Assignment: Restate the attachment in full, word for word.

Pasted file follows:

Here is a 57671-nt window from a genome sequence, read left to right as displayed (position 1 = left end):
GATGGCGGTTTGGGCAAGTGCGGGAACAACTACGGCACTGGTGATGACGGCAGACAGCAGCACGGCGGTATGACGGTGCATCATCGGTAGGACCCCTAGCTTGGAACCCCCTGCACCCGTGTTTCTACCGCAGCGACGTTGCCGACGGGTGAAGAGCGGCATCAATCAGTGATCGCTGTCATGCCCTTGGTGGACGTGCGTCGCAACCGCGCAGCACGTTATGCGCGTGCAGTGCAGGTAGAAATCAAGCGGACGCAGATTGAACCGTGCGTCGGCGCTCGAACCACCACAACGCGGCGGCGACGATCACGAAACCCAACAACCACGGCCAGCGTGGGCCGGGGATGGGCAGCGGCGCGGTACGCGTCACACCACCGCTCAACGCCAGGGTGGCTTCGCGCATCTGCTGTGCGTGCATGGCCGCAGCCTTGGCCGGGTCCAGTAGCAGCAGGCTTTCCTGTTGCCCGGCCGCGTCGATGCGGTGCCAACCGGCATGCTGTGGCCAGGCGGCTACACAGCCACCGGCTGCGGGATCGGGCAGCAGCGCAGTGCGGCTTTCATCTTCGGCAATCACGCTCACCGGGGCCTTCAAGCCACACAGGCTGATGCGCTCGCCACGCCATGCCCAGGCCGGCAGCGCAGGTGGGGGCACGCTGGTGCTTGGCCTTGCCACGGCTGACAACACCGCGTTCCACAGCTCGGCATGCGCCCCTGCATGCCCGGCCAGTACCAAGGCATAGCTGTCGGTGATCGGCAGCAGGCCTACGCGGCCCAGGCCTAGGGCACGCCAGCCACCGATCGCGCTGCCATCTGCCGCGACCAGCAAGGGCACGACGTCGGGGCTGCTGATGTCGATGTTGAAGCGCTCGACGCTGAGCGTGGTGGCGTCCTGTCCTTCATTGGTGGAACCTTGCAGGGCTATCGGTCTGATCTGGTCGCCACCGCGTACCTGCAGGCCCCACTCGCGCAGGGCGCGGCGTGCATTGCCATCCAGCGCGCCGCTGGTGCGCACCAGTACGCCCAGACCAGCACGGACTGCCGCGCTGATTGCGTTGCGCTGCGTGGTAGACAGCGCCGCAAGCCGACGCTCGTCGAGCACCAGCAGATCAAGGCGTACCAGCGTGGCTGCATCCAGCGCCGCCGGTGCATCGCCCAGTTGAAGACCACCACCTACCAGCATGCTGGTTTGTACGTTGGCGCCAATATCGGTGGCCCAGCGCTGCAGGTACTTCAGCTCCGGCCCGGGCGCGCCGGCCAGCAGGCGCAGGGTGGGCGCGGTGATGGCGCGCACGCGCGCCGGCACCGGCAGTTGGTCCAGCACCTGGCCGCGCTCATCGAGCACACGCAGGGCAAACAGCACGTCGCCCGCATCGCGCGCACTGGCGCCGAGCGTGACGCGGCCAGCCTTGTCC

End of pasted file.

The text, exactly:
Here is a 57671-nt window from a genome sequence, read left to right as displayed (position 1 = left end):
GATGGCGGTTTGGGCAAGTGCGGGAACAACTACGGCACTGGTGATGACGGCAGACAGCAGCACGGCGGTATGACGGTGCATCATCGGTAGGACCCCTAGCTTGGAACCCCCTGCACCCGTGTTTCTACCGCAGCGACGTTGCCGACGGGTGAAGAGCGGCATCAATCAGTGATCGCTGTCATGCCCTTGGTGGACGTGCGTCGCAACCGCGCAGCACGTTATGCGCGTGCAGTGCAGGTAGAAATCAAGCGGACGCAGATTGAACCGTGCGTCGGCGCTCGAACCACCACAACGCGGCGGCGACGATCACGAAACCCAACAACCACGGCCAGCGTGGGCCGGGGATGGGCAGCGGCGCGGTACGCGTCACACCACCGCTCAACGCCAGGGTGGCTTCGCGCATCTGCTGTGCGTGCATGGCCGCAGCCTTGGCCGGGTCCAGTAGCAGCAGGCTTTCCTGTTGCCCGGCCGCGTCGATGCGGTGCCAACCGGCATGCTGTGGCCAGGCGGCTACACAGCCACCGGCTGCGGGATCGGGCAGCAGCGCAGTGCGGCTTTCATCTTCGGCAATCACGCTCACCGGGGCCTTCAAGCCACACAGGCTGATGCGCTCGCCACGCCATGCCCAGGCCGGCAGCGCAGGTGGGGGCACGCTGGTGCTTGGCCTTGCCACGGCTGACAACACCGCGTTCCACAGCTCGGCATGCGCCCCTGCATGCCCGGCCAGTACCAAGGCATAGCTGTCGGTGATCGGCAGCAGGCCTACGCGGCCCAGGCCTAGGGCACGCCAGCCACCGATCGCGCTGCCATCTGCCGCGACCAGCAAGGGCACGACGTCGGGGCTGCTGATGTCGATGTTGAAGCGCTCGACGCTGAGCGTGGTGGCGTCCTGTCCTTCATTGGTGGAACCTTGCAGGGCTATCGGTCTGATCTGGTCGCCACCGCGTACCTGCAGGCCCCACTCGCGCAGGGCGCGGCGTGCATTGCCATCCAGCGCGCCGCTGGTGCGCACCAGTACGCCCAGACCAGCACGGACTGCCGCGCTGATTGCGTTGCGCTGCGTGGTAGACAGCGCCGCAAGCCGACGCTCGTCGAGCACCAGCAGATCAAGGCGTACCAGCGTGGCTGCATCCAGCGCCGCCGGTGCATCGCCCAGTTGAAGACCACCACCTACCAGCATGCTGGTTTGTACGTTGGCGCCAATATCGGTGGCCCAGCGCTGCAGGTACTTCAGCTCCGGCCCGGGCGCGCCGGCCAGCAGGCGCAGGGTGGGCGCGGTGATGGCGCGCACGCGCGCCGGCACCGGCAGTTGGTCCAGCACCTGGCCGCGCTCATCGAGCACACGCAGGGCAAACAGCACGTCGCCCGCATCGCGCGCACTGGCGCCGAGCGTGACGCGGCCAGCCTTGTCC